What the papers say - June 29

Torture and rendition, the Brexit latest and England coming up second best in Kaliningrad are among a mixed bag on Friday's fronts.

The Times leads with a security row between the UK and the EU, with the paper reporting that Theresa May told European leaders they were putting lives at risk by reducing security cooperation after Brexit.

The Daily Express says Mrs May told EU leaders not to freeze the UK out of security intelligence.

Brexit also leads the i, which reports that the Prime Minister is facing a "make or break" Cabinet meeting next week as divisions are said to have "dismayed" Europe.

The Daily Telegraph carries lines from NHS chief executive Simon Stevens, who says the health service must expand mental health services for children to deal with the impact of social media.

The Guardian leads with parliamentary reports which say the UK tolerated "inexcusable" treatment of detainees by the US in the years after the 9/11 terror attacks in 2001.

"Cash for torture", reads the Daily Mail's headline as it leads on the same story.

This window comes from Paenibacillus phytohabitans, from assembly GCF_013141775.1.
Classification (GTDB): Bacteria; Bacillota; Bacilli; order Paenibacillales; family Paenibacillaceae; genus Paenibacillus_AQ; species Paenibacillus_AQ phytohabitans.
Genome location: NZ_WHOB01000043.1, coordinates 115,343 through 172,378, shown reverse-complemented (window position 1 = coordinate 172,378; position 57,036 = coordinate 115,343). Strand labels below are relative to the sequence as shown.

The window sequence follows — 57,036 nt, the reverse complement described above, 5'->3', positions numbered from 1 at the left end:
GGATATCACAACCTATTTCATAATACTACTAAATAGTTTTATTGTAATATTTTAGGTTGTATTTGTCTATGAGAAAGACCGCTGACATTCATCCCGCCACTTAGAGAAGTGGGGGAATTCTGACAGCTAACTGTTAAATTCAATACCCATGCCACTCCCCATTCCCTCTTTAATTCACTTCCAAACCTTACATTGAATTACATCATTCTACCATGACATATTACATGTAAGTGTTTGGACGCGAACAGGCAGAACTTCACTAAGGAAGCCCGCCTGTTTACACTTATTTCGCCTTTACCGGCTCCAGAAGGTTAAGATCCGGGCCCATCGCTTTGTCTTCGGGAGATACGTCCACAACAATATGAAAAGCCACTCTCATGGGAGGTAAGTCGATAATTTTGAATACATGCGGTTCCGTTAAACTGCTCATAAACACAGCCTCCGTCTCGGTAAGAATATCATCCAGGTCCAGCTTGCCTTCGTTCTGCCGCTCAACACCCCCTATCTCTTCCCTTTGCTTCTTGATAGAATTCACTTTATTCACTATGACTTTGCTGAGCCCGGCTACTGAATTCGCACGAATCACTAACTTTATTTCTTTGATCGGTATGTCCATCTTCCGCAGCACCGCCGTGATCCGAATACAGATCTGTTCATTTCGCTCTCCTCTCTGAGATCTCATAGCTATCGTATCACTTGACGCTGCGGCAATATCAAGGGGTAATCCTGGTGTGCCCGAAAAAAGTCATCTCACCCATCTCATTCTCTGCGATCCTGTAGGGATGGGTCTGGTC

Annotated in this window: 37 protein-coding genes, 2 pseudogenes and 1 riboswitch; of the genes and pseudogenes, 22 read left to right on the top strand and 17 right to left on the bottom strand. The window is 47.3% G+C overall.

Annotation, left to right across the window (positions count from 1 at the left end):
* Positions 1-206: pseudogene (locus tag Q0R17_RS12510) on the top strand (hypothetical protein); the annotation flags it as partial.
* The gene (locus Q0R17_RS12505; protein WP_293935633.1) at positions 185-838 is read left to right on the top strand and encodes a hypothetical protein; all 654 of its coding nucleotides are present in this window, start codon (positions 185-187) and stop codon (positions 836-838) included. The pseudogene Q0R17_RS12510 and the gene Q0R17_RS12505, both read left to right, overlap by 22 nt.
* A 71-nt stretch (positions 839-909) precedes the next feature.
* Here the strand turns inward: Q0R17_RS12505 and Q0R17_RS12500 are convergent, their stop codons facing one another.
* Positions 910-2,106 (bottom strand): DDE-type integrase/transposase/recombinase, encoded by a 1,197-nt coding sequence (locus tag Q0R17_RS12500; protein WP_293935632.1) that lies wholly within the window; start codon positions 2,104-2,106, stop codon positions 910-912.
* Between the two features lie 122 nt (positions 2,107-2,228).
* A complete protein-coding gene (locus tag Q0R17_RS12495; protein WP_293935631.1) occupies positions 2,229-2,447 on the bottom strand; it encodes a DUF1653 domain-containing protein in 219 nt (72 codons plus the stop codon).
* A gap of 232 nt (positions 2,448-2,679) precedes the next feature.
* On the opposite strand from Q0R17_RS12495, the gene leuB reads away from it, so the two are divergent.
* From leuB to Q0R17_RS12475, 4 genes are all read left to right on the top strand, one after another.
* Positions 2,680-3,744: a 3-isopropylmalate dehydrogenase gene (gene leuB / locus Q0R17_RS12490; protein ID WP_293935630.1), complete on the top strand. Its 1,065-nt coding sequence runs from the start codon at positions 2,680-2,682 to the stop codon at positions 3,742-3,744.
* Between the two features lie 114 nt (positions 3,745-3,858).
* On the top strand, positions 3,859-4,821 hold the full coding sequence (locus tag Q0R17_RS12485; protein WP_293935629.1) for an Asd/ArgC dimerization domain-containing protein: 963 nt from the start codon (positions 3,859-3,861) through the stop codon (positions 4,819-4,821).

Meanwhile, the Financial Times reports that BAE Systems has won a contract to build new Australian navy frigates.

The Metro says population growth in Britain has fallen to its lowest level in 14 years - as the number of workers coming to the country from the EU has fallen 43%.

And the Independent reports that the Metropolitan Police will roll out facial recognition technology despite concerns from civil liberty groups.

Elsewhere, the Daily Mirror carries "wild claims" made about the monarchy by Lady Colin Campbell, socialite and previous contestant on I'm A Celebrity.

The Sun runs with the Three Lions' defeat in Russia, with the paper saying it gives Gareth Southgate's side an "easier route to the final".

And the Daily Star reports on people being told to use less water as the heatwave continues.